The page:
Friday, August 15, 2008
Six times for promotion and someone else taking away from me.
Los Angeles, CA: Alice, an African-American, says she was overlooked for promotion on six occasions and believes she was discriminated against—a California Labor Law violation. "Each time I was up for promotion my employer hired young, white males," she says, "and they were much less qualified than me."
Being promised a promotion and then overlooked six times has taken its toll on Alice. Not only has she suffered from anxiety and depression, she has also suffered physically. "I’ve been living with chronic stomach pains and debilitating fatigue," she says, all of which were documented by her physician. And no wonder: for the past two years, Alice has also been harassed and humiliated by co-workers and her manager. When she complained to the HR manager, Alice was told that she might want to consider "finding someplace else to work."
In 2006 Alice was hired as a sales representative for a start up Internet company. "I was the fourth sales rep hired and we had this great, diverse team," says Alice. "It was exciting and I learned a lot; it was a very progressive company."
Fast forward one year. "My boss, who was phenomenal, finally quit. She had so much pressure because she was a lesbian: someone at work Googled her name and pulled up some background information. They found out that she was involved in a lawsuit years ago—she was suing the company for wrongful dismissal and now she was being forced to quit. She was the best boss I ever had and interestingly, the only female in a managerial position—there are about 200 or 250 employees in this company and I think that really says something…
They treated her so badly; she wasn't involved in any decisions and was given more than the cold shoulder. And they brought in a younger white male to replace her—seems like a pattern here because I was treated the same way.
Her quotas were exceeded every month; she did above and beyond what she was asked to do. At this time I was an account manager and ready to be promoted to a higher sales position. When I pursued it, the VP said I should stay in my role for a few months until the new director was acclimated.
So I waited.
The new guy promoted two younger white males ahead of me. Then a third white male was hired: all three had less experience than me and poor performance records. I excelled in my job and there was no reason not to get promoted. In retrospect I am a little naïve because I kept thinking that my turn was coming. Meanwhile, the new director and I were not getting along. I had to change my work hours to suit his schedule and he treated me like his assistant.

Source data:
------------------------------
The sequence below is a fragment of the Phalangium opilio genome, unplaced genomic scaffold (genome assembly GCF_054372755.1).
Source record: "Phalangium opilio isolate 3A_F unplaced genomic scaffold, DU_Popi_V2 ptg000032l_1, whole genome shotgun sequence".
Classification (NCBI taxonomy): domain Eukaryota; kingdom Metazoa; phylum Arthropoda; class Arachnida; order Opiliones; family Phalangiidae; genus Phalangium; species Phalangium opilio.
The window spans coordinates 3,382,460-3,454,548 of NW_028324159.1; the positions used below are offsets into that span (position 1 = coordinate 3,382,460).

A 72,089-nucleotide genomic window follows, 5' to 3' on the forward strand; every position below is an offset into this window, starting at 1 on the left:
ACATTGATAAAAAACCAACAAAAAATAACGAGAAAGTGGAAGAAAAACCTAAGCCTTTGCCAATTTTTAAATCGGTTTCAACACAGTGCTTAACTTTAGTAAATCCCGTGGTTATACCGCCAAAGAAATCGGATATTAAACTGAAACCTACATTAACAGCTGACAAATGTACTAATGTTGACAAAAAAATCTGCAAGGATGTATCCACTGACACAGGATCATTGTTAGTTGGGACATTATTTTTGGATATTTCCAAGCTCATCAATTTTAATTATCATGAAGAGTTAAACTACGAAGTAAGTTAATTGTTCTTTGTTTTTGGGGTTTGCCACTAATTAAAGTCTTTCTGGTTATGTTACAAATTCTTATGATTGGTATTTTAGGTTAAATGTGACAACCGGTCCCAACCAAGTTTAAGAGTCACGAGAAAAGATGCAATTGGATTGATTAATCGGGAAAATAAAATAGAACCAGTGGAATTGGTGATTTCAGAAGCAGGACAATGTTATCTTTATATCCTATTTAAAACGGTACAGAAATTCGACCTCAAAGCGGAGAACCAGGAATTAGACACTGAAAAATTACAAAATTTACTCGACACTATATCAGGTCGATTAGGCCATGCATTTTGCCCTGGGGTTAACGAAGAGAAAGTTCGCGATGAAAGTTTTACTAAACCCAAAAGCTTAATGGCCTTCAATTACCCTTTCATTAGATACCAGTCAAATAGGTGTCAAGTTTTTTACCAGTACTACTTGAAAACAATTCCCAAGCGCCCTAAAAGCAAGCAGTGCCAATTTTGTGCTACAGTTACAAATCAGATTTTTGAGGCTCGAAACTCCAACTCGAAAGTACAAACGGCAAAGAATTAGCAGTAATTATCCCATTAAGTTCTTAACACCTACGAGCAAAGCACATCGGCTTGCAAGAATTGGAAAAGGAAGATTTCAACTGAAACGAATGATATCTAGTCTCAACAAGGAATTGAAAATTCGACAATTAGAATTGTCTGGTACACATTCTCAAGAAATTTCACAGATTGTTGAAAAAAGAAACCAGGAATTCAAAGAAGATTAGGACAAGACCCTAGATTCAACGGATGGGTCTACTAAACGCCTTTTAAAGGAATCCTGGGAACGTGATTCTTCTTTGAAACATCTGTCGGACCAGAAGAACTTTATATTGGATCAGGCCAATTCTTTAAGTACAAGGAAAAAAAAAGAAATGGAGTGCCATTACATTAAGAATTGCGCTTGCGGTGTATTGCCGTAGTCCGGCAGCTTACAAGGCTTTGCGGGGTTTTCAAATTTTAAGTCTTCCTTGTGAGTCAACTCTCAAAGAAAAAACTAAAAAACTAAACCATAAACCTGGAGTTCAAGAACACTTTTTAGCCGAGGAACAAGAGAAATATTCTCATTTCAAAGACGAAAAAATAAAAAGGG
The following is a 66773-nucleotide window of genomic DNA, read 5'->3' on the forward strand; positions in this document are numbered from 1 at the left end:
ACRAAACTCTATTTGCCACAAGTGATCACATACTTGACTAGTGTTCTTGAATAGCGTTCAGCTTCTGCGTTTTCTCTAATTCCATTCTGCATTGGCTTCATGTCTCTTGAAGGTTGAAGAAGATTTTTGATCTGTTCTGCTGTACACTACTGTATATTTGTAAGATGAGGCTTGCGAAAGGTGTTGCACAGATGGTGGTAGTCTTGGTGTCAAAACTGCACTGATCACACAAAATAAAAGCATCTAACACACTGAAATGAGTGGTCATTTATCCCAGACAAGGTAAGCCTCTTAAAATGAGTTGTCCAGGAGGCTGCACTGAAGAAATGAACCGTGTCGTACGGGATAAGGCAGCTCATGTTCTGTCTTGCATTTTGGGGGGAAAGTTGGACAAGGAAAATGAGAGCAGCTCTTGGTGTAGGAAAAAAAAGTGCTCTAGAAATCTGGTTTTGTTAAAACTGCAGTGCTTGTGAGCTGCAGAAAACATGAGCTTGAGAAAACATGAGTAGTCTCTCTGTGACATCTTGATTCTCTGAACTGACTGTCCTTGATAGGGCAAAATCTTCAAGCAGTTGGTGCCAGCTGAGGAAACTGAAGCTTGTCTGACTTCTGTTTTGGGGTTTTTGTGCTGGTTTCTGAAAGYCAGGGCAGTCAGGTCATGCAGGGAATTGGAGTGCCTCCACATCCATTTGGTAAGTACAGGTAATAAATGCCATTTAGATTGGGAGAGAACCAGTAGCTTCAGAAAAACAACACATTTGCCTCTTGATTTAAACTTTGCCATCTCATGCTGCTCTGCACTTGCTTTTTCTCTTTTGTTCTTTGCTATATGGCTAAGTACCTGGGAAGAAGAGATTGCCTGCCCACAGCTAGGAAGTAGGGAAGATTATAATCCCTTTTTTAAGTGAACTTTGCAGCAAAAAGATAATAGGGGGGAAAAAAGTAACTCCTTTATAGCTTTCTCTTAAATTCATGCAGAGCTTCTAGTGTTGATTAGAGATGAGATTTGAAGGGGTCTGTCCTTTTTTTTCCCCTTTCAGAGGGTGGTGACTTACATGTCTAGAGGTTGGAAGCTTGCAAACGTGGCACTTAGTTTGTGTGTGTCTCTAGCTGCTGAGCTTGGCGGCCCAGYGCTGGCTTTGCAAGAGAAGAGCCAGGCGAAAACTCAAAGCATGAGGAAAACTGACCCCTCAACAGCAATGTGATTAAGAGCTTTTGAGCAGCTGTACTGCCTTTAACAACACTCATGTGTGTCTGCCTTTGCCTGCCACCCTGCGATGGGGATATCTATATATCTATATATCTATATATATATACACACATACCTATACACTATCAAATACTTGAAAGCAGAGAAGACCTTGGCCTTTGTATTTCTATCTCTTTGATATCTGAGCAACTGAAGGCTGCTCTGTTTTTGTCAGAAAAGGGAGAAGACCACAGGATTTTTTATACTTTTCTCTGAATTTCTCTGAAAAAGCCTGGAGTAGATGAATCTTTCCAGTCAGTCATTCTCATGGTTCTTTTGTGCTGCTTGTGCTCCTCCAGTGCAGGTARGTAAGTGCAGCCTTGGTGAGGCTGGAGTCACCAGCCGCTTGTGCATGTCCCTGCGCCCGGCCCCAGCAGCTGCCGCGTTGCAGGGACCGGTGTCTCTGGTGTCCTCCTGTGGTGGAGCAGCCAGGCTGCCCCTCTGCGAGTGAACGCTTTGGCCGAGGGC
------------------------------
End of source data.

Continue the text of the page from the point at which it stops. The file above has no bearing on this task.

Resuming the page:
I guess it all came to a head when we had a meeting one day and the new director referred to me as 'Mmmhmmm girlfriend,' and snapped his fingers. He was treating me like I was from the ghetto, like a second-class citizen. He doesn't say that to white girls. I went to HR about it and filed a complaint.
A few days later the HR manager called me into his office and said if I was unhappy I should work somewhere else. 'You have a new boss now and I think you are giving him a hard time because you miss J (who quit).' I was so stressed out that I ran to the bathroom and threw up. Plus I was having anxiety attacks. My doctor advised me to leave my job but I thought my doctor didn't understand--the guys on the team still needed me and I wanted to be there for them.
Next morning at 8am, the new director made us chant, 'I am a believer.' It was humiliating, like some tacky evangelist. I'd break out in a sweat; I would freak out having to do this. Everybody else felt like me, nobody wanted to do it.
I couldn't take it anymore. I went to the CRO (corporate revenue officer) and he promised to make some changes but three months go by and no change. Instead, I was ostracized.
A position was posted on the website looking for a sales person. I told the VP I was going to apply but he told me not to—they weren't hiring for another 90 days. I applied anyway. One week later a new rep was hired: wait for it—a young, white male.
Two more males were hired ahead of me. It was a repetitive pattern—the same treatment as J. I filed a complaint with the equal opportunity commission (EOC) which is tied to the civil rights act and I told the VP that I was being overlooked for promotion. I sent the VP an email saying: ' I know you aren't hiring based on experience, Is it because I am a woman?
'We aren't passing you over because you are black,' she replied. I had never even mentioned the color of my skin. She wanted me to rescind the complaint.
And here is another slap in the face: I made the largest monetary deal in the company, ever. They decide to have an award ceremony every month. The guy who brought in $30,000 got a trophy and my deal was $1.7 million. I didn't even get a Timex watch.
It was time for me to go. Since leaving my health has improved, no more nightmares, no night sweats. Even though I haven't found another position yet, my self-esteem is back.
I want them to admit they were wrong. I was the only African-American female not in a subordinate position: this is LA, it's a melting pot. Obviously they had a preference for young white males."